Breadth-First Search finds an optimal solution (if one exists), but it may explore a tremendous number of nodes since it makes no attempt to intelligently select the order of moves to investigate. In contrast, Depth-First Search tries to rapidly find a path by making as much progress as possible when investigating moves; however, it must be bounded because otherwise it may fruitlessly search unproductive areas of the search tree. A*Search adds heuristic intelligence to guide its search rather than blindly following either of these fixed strategies.
A*Search, shown in Figure 7-10, is an iterative, ordered search that maintains a set of open board states to explore in an attempt to reach the goal state. At each search iteration, A*Search uses an evaluation function f*(n) to select a board state n from open whose f*(n) has the smallest value. f*(n) has the distinctive structure f*(n)=g*(n)+h*(n), where:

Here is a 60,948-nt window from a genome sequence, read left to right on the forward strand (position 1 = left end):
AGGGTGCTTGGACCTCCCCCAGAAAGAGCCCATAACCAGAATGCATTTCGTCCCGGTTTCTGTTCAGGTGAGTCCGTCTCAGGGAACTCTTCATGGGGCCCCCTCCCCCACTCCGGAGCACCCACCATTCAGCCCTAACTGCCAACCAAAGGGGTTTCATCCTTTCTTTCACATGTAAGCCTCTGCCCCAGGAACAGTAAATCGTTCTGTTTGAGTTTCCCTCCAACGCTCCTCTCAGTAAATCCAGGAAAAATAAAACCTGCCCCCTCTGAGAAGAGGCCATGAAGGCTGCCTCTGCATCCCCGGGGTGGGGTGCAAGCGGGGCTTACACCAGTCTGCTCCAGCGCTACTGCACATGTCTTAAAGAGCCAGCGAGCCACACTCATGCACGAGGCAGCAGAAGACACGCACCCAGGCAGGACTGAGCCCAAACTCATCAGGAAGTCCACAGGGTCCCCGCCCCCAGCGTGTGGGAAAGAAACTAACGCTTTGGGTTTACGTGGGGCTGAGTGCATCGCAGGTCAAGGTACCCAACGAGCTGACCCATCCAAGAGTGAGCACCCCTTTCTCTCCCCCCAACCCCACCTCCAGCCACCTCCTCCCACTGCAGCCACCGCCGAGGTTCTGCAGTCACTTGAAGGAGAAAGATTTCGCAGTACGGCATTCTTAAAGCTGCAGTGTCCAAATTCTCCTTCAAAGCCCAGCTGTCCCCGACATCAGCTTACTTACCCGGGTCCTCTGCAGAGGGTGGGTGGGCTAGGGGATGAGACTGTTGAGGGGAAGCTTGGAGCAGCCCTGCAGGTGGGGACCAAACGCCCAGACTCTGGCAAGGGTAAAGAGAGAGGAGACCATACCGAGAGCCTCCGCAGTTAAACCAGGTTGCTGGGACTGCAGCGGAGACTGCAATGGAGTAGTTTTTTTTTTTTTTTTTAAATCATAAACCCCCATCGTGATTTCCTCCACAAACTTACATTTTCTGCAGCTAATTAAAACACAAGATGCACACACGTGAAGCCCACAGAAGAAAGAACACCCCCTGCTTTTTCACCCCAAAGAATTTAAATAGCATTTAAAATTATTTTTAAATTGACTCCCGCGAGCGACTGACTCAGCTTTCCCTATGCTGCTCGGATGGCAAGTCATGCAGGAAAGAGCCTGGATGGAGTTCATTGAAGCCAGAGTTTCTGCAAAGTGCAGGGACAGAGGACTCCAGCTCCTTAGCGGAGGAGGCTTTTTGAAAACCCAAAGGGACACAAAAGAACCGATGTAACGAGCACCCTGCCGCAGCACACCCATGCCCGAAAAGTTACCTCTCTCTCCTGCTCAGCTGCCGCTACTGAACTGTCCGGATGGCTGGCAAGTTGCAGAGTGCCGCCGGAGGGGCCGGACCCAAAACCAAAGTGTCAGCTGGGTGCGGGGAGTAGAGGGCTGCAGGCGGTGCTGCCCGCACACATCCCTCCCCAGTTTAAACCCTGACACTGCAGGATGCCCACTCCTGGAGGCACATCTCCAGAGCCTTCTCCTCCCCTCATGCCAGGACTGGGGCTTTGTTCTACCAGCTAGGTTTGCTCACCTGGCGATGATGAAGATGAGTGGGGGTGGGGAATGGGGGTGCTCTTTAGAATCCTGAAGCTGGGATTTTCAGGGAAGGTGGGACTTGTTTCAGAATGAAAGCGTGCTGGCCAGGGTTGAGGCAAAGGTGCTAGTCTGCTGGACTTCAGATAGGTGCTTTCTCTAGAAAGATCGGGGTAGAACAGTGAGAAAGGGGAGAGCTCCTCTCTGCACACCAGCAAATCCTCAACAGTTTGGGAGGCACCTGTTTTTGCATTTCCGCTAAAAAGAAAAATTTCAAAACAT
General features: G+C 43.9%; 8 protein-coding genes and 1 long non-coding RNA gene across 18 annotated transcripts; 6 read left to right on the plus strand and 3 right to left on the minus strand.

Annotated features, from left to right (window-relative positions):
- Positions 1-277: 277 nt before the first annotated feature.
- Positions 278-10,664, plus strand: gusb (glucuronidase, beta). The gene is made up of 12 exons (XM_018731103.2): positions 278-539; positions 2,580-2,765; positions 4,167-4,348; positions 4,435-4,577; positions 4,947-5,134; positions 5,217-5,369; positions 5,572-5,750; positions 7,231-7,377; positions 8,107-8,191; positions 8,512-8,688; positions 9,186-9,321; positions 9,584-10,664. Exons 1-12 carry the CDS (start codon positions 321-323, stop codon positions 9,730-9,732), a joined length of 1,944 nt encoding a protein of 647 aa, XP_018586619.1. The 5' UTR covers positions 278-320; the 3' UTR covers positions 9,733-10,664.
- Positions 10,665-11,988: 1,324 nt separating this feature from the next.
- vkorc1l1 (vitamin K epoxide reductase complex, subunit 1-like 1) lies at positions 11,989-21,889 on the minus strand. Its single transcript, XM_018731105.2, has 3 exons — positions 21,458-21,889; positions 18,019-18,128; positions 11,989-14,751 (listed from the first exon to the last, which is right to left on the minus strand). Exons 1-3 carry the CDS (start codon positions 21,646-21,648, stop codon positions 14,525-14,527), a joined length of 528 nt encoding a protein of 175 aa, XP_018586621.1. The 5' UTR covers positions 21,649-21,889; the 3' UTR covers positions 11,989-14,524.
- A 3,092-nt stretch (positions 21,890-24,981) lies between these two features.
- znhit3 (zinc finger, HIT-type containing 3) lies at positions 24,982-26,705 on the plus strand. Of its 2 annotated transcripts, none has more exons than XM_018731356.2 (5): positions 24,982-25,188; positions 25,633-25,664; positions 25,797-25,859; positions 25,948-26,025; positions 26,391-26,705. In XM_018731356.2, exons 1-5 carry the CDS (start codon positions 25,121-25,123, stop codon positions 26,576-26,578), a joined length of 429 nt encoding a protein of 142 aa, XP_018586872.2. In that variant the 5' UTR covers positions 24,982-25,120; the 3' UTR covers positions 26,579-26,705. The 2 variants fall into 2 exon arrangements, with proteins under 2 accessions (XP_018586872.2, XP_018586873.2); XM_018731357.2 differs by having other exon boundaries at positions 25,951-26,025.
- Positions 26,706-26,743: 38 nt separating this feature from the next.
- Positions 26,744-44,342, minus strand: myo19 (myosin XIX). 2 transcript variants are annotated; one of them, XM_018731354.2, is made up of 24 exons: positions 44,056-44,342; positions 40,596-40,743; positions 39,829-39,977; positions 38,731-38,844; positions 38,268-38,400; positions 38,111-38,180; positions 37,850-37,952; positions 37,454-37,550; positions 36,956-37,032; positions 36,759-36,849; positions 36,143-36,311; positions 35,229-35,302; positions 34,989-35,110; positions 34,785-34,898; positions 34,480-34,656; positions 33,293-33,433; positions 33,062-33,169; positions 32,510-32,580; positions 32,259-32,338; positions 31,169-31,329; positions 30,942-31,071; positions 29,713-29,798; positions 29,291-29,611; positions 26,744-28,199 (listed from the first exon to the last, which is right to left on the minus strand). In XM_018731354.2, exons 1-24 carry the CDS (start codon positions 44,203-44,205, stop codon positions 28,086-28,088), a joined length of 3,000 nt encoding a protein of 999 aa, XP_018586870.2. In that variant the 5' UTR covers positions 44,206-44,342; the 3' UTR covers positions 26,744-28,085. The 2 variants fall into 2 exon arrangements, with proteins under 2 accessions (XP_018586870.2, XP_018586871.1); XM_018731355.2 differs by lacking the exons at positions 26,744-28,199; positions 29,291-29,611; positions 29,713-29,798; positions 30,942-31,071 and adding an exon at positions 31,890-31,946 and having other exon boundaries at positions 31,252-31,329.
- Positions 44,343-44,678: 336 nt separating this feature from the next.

g*(n) estimates shortest sequence of moves from the initial state to n |
h*(n) estimates shortest sequence of moves from n to the goal state |
f*(n) estimates shortest sequence of moves from initial state to goal state through n |
Figure 7-10. A*Search fact sheet
The asterisk (*) refers to the use of heuristic information (an historical convention from when the algorithm was first defined in 1968), thus f*(n), g*(n), and h*(n) are estimates of the actual costs f(n), g(n), and h(n), which ...